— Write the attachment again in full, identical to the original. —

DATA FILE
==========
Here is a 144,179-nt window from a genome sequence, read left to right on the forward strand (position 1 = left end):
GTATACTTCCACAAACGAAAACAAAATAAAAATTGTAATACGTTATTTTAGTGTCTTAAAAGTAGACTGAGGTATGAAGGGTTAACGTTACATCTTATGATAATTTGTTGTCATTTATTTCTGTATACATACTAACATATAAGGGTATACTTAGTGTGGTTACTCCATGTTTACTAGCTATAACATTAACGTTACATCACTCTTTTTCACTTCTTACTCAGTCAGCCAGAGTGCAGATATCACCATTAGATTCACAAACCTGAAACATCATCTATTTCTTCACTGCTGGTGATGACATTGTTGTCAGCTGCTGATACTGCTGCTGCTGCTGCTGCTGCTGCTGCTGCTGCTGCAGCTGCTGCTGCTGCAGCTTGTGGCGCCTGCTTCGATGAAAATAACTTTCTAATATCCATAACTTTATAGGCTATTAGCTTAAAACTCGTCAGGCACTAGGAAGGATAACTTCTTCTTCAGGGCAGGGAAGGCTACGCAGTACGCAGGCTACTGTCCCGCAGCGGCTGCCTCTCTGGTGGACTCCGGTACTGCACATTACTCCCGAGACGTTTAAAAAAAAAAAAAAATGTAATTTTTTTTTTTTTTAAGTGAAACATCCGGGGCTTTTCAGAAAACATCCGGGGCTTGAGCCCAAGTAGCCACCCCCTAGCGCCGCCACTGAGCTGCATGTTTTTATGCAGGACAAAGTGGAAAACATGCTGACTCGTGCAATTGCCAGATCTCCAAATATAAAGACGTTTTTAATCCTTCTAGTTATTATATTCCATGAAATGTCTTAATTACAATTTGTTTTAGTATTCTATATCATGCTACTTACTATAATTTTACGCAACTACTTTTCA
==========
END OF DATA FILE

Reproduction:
Here is a 144,179-nt window from a genome sequence, read left to right on the forward strand (position 1 = left end):
GTATACTTCCACAAACGAAAACAAAATAAAAATTGTAATACGTTATTTTAGTGTCTTAAAAGTAGACTGAGGTATGAAGGGTTAACGTTACATCTTATGATAATTTGTTGTCATTTATTTCTGTATACATACTAACATATAAGGGTATACTTAGTGTGGTTACTCCATGTTTACTAGCTATAACATTAACGTTACATCACTCTTTTTCACTTCTTACTCAGTCAGCCAGAGTGCAGATATCACCATTAGATTCACAAACCTGAAACATCATCTATTTCTTCACTGCTGGTGATGACATTGTTGTCAGCTGCTGATACTGCTGCTGCTGCTGCTGCTGCTGCTGCTGCTGCTGCAGCTGCTGCTGCTGCAGCTTGTGGCGCCTGCTTCGATGAAAATAACTTTCTAATATCCATAACTTTATAGGCTATTAGCTTAAAACTCGTCAGGCACTAGGAAGGATAACTTCTTCTTCAGGGCAGGGAAGGCTACGCAGTACGCAGGCTACTGTCCCGCAGCGGCTGCCTCTCTGGTGGACTCCGGTACTGCACATTACTCCCGAGACGTTTAAAAAAAAAAAAAAATGTAATTTTTTTTTTTTTTAAGTGAAACATCCGGGGCTTTTCAGAAAACATCCGGGGCTTGAGCCCAAGTAGCCACCCCCTAGCGCCGCCACTGAGCTGCATGTTTTTATGCAGGACAAAGTGGAAAACATGCTGACTCGTGCAATTGCCAGATCTCCAAATATAAAGACGTTTTTAATCCTTCTAGTTATTATATTCCATGAAATGTCTTAATTACAATTTGTTTTAGTATTCTATATCATGCTACTTACTATAATTTTACGCAACTACTTTTCA